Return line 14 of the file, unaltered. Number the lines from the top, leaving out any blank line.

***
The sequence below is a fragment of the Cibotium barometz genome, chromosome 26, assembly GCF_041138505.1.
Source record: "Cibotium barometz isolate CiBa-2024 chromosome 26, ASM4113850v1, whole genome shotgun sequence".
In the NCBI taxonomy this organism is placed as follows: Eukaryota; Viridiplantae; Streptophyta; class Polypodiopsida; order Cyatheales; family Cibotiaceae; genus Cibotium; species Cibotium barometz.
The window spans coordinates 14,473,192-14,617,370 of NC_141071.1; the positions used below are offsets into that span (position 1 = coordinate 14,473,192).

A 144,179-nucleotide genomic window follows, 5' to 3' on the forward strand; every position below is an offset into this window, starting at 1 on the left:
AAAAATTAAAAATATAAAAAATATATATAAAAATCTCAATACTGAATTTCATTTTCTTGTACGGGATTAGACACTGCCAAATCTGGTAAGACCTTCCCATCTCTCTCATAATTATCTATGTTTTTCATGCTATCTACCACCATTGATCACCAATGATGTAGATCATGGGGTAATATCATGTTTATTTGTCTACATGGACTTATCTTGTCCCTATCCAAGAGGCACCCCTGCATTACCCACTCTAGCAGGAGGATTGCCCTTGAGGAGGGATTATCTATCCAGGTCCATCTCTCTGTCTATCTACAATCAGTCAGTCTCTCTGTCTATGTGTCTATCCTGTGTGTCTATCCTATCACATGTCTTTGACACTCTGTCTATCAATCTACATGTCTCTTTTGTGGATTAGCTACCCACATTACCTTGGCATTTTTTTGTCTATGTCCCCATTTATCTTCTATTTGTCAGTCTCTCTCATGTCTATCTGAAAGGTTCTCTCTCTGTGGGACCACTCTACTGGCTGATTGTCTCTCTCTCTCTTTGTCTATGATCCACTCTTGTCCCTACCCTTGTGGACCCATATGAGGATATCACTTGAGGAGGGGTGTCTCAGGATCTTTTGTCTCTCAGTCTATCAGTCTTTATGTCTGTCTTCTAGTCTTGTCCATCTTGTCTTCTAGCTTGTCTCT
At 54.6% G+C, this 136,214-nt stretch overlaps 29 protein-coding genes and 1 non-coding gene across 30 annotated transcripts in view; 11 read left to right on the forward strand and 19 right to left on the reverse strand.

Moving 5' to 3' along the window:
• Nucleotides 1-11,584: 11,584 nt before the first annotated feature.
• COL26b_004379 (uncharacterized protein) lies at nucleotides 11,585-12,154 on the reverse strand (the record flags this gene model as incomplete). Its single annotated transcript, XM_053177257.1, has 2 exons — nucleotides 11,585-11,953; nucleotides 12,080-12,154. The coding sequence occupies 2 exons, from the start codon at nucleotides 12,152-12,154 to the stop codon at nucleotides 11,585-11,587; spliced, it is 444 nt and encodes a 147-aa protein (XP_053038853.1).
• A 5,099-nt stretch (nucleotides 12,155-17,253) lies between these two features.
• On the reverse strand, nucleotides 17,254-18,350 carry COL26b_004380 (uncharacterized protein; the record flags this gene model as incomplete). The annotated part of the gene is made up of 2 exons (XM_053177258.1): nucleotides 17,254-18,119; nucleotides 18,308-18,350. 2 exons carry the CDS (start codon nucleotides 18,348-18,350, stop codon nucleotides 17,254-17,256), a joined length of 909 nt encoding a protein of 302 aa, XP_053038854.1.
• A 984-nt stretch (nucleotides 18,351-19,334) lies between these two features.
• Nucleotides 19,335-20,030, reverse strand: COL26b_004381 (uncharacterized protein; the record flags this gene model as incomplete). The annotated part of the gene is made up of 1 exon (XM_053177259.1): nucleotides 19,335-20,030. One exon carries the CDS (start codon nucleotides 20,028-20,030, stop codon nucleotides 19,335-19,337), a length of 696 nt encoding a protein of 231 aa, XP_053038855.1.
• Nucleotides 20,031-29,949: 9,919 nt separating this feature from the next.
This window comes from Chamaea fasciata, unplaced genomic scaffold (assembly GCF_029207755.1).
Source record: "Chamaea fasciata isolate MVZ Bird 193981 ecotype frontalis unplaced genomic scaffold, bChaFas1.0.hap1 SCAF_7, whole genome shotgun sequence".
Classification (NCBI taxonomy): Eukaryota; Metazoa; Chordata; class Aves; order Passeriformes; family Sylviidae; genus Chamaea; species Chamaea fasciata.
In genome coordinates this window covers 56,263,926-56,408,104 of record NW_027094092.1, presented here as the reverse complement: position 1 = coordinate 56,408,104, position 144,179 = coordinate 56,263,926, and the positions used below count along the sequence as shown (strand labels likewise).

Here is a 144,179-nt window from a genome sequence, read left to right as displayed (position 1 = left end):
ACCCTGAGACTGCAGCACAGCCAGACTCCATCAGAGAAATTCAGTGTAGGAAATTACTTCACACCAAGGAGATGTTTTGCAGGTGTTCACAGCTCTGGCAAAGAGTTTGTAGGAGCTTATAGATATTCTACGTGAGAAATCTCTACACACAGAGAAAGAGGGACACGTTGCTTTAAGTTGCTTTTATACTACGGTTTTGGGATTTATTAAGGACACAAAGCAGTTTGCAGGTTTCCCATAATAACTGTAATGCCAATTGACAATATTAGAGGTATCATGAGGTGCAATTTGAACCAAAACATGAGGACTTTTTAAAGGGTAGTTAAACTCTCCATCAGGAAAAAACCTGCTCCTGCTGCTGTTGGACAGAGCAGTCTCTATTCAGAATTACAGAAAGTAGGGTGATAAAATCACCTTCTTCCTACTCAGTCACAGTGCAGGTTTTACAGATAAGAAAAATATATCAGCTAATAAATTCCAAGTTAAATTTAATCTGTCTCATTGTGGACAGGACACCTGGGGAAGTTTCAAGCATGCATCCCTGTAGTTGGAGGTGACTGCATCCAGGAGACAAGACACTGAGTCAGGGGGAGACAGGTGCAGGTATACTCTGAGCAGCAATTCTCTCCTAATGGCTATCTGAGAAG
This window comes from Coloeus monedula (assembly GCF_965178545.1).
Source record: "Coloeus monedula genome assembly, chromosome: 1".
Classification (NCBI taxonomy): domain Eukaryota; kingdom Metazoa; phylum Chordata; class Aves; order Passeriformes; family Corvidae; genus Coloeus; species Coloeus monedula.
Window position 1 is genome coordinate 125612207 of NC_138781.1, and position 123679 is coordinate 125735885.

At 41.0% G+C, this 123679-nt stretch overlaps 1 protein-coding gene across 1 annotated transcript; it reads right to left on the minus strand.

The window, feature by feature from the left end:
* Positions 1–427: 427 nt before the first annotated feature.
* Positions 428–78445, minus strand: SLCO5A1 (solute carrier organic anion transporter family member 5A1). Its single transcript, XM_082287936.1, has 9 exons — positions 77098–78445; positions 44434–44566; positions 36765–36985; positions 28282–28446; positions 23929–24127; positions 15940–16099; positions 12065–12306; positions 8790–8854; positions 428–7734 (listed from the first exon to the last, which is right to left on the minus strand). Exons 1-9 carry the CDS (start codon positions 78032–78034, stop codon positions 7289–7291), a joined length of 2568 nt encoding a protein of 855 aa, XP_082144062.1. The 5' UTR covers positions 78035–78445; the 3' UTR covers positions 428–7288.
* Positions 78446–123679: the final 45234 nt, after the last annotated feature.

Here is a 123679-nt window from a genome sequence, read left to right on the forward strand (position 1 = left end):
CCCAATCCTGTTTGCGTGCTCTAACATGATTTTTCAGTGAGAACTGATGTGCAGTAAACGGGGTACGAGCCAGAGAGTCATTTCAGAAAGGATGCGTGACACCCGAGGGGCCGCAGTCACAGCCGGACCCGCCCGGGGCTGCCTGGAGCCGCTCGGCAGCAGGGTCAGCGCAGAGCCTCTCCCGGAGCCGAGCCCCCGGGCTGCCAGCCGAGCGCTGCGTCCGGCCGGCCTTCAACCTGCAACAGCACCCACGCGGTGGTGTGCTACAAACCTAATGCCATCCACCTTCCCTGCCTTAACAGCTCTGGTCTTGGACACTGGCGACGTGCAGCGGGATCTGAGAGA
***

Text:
• Nucleotides 19,335-20,030, reverse strand: COL26b_004381 (uncharacterized protein; the record flags this gene model as incomplete). The annotated part of the gene is made up of 1 exon (XM_053177259.1): nucleotides 19,335-20,030. One exon carries the CDS (start codon nucleotides 20,028-20,030, stop codon nucleotides 19,335-19,337), a length of 696 nt encoding a protein of 231 aa, XP_053038855.1.